» The FAO Dairy Price Index averaged 170 points in December, down 5.9 points (3.3 percent) from November, marking the seventh successive month of decrease. In December, international price quotations for butter, cheese and Whole Milk Powder (WMP) declined, underpinned by increased availability of export supplies, especially from New Zealand. However, Skim Milk Powder (SMP) prices increased marginally on stronger world  import demand. For the whole of 2018, the Index averaged 192.9 points, down 4.6 percent from 2017, as a result of declines in price quotations for all dairy products included in the Index during the second half of the year.

» The FAO Sugar Price Index averaged 179.6 points in December, down 3.6 points (1.9 percent) from November. International sugar prices fell under renewed downward pressure, in part because of reportedly faster growth in sugar production in India in recent months. Falling international prices of crude oil also contributed to the slide in sugar quotations, as lower energy prices tend to reduce the use of sugarcane to produce ethanol, resulting in more supplies  for the production of sugar, notably in Brazil, the world’s largest sugar producer. Overall for 2018, the Index fell by almost 22 percent year-on-year, underpinned by ample world production and accumulating inventories.

* Unlike for other commodity groups, most prices utilized in the calculation of the FAO Meat Price Index are not available when the FAO Food Price Index is computed and published; therefore, the value of the Meat Price Index for the most recent months is derived from a mixture of projected and observed prices. This can, at times, require significant revisions in the final value of the FAO Meat Price Index which could in turn influence the value of the FAO Food Price Index.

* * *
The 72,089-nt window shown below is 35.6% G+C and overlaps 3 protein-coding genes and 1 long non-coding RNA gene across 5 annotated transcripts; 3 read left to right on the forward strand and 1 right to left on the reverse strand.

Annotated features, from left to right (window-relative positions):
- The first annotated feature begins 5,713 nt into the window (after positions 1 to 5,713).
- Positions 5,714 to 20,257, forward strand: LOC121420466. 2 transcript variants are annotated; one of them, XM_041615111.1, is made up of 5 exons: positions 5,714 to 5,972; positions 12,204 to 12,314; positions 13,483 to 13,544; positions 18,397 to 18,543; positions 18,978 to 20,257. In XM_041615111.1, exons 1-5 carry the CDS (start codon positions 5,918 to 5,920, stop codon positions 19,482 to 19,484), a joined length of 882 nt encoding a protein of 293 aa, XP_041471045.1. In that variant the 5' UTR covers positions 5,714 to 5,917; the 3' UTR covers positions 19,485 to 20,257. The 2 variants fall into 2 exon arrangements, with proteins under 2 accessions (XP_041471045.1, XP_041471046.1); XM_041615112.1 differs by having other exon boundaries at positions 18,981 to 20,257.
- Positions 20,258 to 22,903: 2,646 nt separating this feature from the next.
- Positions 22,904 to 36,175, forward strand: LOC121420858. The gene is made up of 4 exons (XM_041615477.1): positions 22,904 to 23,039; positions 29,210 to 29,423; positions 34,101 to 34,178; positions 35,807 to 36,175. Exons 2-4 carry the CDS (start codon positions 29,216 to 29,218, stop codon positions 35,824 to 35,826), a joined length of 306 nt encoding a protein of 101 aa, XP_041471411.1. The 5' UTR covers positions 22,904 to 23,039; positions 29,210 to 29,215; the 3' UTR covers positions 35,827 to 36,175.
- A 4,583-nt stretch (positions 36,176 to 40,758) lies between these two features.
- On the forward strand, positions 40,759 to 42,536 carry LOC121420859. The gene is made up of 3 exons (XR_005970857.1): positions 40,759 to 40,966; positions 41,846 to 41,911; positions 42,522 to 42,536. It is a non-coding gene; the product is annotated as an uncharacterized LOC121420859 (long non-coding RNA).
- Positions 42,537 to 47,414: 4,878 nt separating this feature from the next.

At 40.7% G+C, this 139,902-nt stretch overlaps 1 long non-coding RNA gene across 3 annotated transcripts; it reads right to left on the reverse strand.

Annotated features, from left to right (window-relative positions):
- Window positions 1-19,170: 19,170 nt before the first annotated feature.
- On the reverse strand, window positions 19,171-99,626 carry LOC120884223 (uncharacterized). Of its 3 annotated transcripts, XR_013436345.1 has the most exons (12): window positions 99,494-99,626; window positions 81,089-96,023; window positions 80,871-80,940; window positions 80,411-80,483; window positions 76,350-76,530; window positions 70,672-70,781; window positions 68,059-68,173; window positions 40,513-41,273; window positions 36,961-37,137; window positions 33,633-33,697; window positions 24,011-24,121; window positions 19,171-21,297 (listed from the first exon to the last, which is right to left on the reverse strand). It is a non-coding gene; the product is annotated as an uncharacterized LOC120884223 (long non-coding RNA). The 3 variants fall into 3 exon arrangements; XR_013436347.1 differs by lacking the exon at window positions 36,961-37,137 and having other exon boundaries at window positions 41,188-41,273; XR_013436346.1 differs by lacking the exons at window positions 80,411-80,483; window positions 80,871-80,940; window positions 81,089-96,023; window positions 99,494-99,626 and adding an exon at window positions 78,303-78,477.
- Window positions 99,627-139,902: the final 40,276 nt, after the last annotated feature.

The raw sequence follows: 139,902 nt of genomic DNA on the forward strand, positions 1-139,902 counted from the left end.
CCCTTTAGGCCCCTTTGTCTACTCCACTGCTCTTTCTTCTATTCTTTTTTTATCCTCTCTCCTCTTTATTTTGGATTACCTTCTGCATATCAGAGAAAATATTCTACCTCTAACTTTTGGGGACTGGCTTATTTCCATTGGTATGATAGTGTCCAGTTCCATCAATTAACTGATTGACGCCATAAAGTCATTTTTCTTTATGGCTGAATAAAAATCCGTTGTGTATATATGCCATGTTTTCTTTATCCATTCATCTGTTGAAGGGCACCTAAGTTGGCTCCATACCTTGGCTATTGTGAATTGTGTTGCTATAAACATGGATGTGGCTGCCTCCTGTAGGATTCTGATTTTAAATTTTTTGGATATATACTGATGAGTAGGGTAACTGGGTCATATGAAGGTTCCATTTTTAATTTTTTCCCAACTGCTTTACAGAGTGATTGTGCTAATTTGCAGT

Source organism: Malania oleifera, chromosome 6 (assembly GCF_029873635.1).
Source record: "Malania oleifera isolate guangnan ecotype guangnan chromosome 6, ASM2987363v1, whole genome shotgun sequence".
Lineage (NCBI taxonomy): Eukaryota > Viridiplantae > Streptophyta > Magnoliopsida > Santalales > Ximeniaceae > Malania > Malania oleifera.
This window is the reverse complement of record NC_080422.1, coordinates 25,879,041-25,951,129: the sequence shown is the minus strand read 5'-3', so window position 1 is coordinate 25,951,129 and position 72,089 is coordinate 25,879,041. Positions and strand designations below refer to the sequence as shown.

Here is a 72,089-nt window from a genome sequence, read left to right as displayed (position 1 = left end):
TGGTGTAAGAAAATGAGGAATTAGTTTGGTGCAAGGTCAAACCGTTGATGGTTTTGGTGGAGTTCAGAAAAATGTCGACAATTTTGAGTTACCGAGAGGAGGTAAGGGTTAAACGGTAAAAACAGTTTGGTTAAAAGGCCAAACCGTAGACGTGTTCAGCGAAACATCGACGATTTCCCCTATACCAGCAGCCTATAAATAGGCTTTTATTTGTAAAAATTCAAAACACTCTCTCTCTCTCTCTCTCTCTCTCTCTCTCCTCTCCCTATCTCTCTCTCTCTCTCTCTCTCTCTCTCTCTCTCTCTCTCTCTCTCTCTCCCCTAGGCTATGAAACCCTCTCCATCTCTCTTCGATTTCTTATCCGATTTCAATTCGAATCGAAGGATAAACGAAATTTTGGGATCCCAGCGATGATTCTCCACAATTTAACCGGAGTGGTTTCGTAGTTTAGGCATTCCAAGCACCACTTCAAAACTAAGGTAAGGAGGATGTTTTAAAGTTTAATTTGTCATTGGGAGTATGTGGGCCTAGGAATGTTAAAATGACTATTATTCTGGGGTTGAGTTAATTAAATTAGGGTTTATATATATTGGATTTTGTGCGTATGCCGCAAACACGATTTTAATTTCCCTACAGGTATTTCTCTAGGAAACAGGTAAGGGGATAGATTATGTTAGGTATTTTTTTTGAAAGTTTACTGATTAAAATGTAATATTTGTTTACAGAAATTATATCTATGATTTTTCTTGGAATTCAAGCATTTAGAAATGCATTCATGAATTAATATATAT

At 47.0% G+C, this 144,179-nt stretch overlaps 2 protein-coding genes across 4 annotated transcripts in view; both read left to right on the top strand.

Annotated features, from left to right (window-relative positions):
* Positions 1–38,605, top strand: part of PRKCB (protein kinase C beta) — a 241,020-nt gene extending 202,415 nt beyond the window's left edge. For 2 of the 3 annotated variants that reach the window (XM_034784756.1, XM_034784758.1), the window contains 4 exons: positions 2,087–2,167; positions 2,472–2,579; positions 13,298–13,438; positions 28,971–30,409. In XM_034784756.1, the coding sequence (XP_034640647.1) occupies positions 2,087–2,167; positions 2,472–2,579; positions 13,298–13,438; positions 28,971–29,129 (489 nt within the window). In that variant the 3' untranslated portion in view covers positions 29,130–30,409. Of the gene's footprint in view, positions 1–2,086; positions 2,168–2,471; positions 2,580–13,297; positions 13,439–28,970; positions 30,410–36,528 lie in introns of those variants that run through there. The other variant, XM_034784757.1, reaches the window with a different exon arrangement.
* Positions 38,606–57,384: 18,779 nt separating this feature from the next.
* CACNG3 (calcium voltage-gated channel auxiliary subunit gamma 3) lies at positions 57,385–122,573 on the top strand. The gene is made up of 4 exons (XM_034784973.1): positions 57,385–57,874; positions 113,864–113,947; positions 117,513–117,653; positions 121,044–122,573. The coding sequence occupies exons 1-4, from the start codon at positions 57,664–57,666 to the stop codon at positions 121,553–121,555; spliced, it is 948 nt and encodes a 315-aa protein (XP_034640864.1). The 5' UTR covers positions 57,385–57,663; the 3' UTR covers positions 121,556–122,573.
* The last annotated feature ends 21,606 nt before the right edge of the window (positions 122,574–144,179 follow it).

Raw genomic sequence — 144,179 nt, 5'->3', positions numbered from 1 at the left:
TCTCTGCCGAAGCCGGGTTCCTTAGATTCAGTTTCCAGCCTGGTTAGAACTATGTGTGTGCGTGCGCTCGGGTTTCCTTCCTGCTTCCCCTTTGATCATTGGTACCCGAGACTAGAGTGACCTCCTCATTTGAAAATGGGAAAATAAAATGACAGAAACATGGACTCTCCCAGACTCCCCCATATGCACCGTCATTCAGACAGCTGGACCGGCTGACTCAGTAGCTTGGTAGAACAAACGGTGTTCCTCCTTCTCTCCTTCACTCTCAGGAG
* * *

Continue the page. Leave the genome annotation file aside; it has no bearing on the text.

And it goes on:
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FAO Food Price Index registered another decline in November

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» The FAO Food Price Index* (FFPI) averaged 160.8 points in November 2018, down 2.1 points (1.3 percent) from October, the lowest since May 2016, and nearly 15 points (8.5 percent) below its level in the corresponding period last year. The decline in November was led by much weaker vegetable oil, dairy and cereal prices. Meat values also fell, though slightly, while sugar prices firmed.

» The FAO Cereal Price Index averaged almost 164 points in November, some 1.7 points (1.1 percent) below October and 11 points (7.1 percent) down from November 2016 average. Large nearby export supplies weighed on wheat prices while intensified export competition put downward pressure on maize quotations. New crop arrivals continued to weigh on rice export quotations despite some support provided by demand from the Philippines and expectations of lower fragrant rice production in some key exporting countries.

» The FAO Vegetable Oil Price Index averaged 125.3 points in November, down 7.6 points (5.7 percent) month-on-month, marking the tenth consecutive monthly fall and a twelve-year low. The decline reflects weakening prices across the vegetable oil sector. International palm oil quotations posted a marked drop, fuelled by both persisting large inventories in leading exporting countries and the recent contraction in global mineral oil prices. At the same time, soy oil and sunflower oil values weakened amid, respectively, abundant supplies across the US, the EU and several emerging markets and positive production prospects in the Black Sea region.